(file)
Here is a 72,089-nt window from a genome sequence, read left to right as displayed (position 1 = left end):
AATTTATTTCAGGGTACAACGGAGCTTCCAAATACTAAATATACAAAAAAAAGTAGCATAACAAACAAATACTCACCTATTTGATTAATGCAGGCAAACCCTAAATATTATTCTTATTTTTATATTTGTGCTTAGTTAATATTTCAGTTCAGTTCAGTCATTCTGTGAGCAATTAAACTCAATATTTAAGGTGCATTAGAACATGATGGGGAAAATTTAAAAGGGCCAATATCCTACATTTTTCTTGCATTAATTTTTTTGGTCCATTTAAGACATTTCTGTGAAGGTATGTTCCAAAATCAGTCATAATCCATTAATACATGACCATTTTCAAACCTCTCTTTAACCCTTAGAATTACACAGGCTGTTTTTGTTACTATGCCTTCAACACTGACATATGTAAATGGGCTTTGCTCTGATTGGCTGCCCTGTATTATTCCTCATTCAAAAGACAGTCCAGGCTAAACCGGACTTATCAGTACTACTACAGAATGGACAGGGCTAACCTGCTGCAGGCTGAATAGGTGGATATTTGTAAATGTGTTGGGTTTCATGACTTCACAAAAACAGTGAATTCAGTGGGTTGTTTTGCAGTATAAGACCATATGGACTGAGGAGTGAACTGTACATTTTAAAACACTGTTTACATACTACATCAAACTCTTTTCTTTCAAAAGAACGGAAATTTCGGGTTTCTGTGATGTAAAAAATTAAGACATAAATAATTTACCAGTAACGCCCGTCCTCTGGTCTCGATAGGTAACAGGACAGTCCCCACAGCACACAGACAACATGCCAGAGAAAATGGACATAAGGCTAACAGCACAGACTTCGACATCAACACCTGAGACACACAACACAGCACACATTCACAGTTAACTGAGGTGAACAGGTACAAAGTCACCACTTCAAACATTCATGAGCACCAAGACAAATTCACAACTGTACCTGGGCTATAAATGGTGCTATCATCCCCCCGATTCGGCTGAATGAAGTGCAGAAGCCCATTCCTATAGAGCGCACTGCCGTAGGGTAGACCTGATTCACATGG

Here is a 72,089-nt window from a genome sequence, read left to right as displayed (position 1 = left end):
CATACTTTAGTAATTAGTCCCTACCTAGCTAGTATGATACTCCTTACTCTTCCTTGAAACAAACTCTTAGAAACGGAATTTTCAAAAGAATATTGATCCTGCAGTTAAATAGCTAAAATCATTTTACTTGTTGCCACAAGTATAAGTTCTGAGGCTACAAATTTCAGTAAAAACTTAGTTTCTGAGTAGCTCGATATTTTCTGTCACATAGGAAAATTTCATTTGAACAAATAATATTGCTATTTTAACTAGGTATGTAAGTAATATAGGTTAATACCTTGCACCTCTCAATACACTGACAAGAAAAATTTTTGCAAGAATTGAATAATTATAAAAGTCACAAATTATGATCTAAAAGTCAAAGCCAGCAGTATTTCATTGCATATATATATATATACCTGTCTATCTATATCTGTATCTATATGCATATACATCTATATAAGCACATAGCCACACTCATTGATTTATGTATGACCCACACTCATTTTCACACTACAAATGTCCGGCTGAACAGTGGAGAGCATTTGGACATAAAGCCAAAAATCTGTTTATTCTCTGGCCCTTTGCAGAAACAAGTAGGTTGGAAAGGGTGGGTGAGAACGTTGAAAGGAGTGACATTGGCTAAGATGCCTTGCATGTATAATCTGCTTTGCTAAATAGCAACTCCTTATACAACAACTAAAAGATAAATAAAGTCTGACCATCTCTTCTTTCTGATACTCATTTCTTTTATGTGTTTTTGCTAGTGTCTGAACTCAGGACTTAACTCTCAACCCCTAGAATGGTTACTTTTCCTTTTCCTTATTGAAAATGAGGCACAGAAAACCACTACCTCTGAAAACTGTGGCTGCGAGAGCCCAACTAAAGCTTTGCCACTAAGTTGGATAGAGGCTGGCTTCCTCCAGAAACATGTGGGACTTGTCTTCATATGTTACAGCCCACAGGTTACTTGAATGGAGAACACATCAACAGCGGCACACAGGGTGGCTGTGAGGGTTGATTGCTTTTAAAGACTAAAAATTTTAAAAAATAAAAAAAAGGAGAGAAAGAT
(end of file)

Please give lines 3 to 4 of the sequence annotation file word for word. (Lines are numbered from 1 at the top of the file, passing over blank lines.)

Here is a 72,089-nt window from a genome sequence, read left to right as displayed (position 1 = left end):
CATACTTTAGTAATTAGTCCCTACCTAGCTAGTATGATACTCCTTACTCTTCCTTGAAACAAACTCTTAGAAACGGAATTTTCAAAAGAATATTGATCCTGCAGTTAAATAGCTAAAATCATTTTACTTGTTGCCACAAGTATAAGTTCTGAGGCTACAAATTTCAGTAAAAACTTAGTTTCTGAGTAGCTCGATATTTTCTGTCACATAGGAAAATTTCATTTGAACAAATAATATTGCTATTTTAACTAGGTATGTAAGTAATATAGGTTAATACCTTGCACCTCTCAATACACTGACAAGAAAAATTTTTGCAAGAATTGAATAATTATAAAAGTCACAAATTATGATCTAAAAGTCAAAGCCAGCAGTATTTCATTGCATATATATATATATACCTGTCTATCTATATCTGTATCTATATGCATATACATCTATATAAGCACATAGCCACACTCATTGATTTATGTATGACCCACACTCATTTTCACACTACAAATGTCCGGCTGAACAGTGGAGAGCATTTGGACATAAAGCCAAAAATCTGTTTATTCTCTGGCCCTTTGCAGAAACAAGTAGGTTGGAAAGGGTGGGTGAGAACGTTGAAAGGAGTGACATTGGCTAAGATGCCTTGCATGTATAATCTGCTTTGCTAAATAGCAACTCCTTATACAACAACTAAAAGATAAATAAAGTCTGACCATCTCTTCTTTCTGATACTCATTTCTTTTATGTGTTTTTGCTAGTGTCTGAACTCAGGACTTAACTCTCAACCCCTAGAATGGTTACTTTTCCTTTTCCTTATTGAAAATGAGGCACAGAAAACCACTACCTCTGAAAACTGTGGCTGCGAGAGCCCAACTAAAGCTTTGCCACTAAGTTGGATAGAGGCTGGCTTCCTCCAGAAACATGTGGGACTTGTCTTCATATGTTACAGCCCACAGGTTACTTGAATGGAGAACACATCAACAGCGGCACACAGGGTGGCTGTGAGGGTTGATTGCTTTTAAAGACTAAAAATTTTAAAAAATAAAAAAAAGGAGAGAAAGAT